How to Use ChatGPT and Still Be a Good Person

It’s a turning point for artificial intelligence, and we need to take advantage of these tools without causing harm to ourselves or others.

The past few weeks have felt like a honeymoon phase for our relationship with tools powered by artificial intelligence.

Many of us have prodded ChatGPT, a chatbot that can generate responses with startlingly natural language, with tasks like writing stories about our pets, composing business proposals and coding software programs.

At the same time, many have uploaded selfies to Lensa AI, an app that uses algorithms to transform ordinary photos into artistic renderings. Both debuted a few weeks ago.

Like smartphones and social networks when they first emerged, A.I. feels fun and exciting. Yet (and I’m sorry to be a buzzkill), as is always the case with new technology, there will be drawbacks, painful lessons and unintended consequences.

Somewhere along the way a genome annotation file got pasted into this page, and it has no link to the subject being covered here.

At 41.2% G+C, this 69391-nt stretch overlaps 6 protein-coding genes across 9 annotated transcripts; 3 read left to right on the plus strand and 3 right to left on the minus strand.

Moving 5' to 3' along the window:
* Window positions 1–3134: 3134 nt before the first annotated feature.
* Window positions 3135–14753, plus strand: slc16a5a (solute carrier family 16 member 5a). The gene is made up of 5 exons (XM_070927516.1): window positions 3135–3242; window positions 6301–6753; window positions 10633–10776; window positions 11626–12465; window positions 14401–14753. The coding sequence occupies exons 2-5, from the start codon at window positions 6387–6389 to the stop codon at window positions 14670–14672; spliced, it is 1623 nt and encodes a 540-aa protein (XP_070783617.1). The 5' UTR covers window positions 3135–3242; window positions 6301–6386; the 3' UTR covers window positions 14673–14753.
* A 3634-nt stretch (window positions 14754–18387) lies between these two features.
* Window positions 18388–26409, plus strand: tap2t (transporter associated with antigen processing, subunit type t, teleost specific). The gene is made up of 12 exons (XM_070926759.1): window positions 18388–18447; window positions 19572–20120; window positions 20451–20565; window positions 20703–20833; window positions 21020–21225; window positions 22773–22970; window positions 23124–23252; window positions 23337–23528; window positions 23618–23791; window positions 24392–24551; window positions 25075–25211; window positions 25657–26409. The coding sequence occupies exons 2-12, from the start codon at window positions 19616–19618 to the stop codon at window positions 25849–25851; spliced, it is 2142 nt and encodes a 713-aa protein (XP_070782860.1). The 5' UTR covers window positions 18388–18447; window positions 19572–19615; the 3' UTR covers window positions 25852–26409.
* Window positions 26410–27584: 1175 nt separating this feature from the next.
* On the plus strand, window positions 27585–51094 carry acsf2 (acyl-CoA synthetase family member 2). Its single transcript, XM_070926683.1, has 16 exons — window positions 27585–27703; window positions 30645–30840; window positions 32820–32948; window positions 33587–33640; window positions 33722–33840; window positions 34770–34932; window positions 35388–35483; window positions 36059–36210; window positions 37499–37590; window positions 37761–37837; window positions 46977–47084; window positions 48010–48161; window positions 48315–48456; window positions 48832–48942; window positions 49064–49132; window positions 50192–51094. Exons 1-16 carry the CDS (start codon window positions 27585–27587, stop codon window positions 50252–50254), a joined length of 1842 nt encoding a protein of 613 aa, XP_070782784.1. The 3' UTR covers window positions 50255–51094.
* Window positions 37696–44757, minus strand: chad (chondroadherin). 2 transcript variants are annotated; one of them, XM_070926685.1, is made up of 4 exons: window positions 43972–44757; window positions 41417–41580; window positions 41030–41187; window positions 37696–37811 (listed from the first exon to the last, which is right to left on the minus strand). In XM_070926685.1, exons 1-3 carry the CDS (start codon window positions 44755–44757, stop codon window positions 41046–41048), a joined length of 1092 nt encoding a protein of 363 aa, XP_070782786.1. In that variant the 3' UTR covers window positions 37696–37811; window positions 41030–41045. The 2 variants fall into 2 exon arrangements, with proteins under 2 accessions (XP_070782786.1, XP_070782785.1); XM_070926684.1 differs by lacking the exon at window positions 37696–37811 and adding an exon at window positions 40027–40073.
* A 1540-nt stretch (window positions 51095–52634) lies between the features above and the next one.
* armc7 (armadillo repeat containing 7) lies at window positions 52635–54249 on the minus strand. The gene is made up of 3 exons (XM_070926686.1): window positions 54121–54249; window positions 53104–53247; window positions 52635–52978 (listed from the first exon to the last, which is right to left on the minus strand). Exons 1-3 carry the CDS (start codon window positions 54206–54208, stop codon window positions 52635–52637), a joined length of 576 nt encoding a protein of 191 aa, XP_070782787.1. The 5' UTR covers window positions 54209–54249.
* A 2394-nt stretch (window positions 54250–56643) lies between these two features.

People experimenting with ChatGPT were quick to realize that they could use the tool to win coding contests. Teachers have already caught their students using the bot to plagiarize essays. And some women who uploaded their photos to Lensa received back renderings that felt sexualized and made them look skinnier, younger or even nude.

We have reached a turning point with artificial intelligence, and now is a good time to pause and assess: How can we use these tools ethically and safely?

Source: NY times, Read the full article here

Author: Brian X. Chen is the lead consumer technology writer for The New York Times. He reviews products and writes Tech Fix, a column about solving tech-related problems. Before joining The Times in 2011, he reported on Apple and the wireless industry for Wired. He lives in San Francisco.

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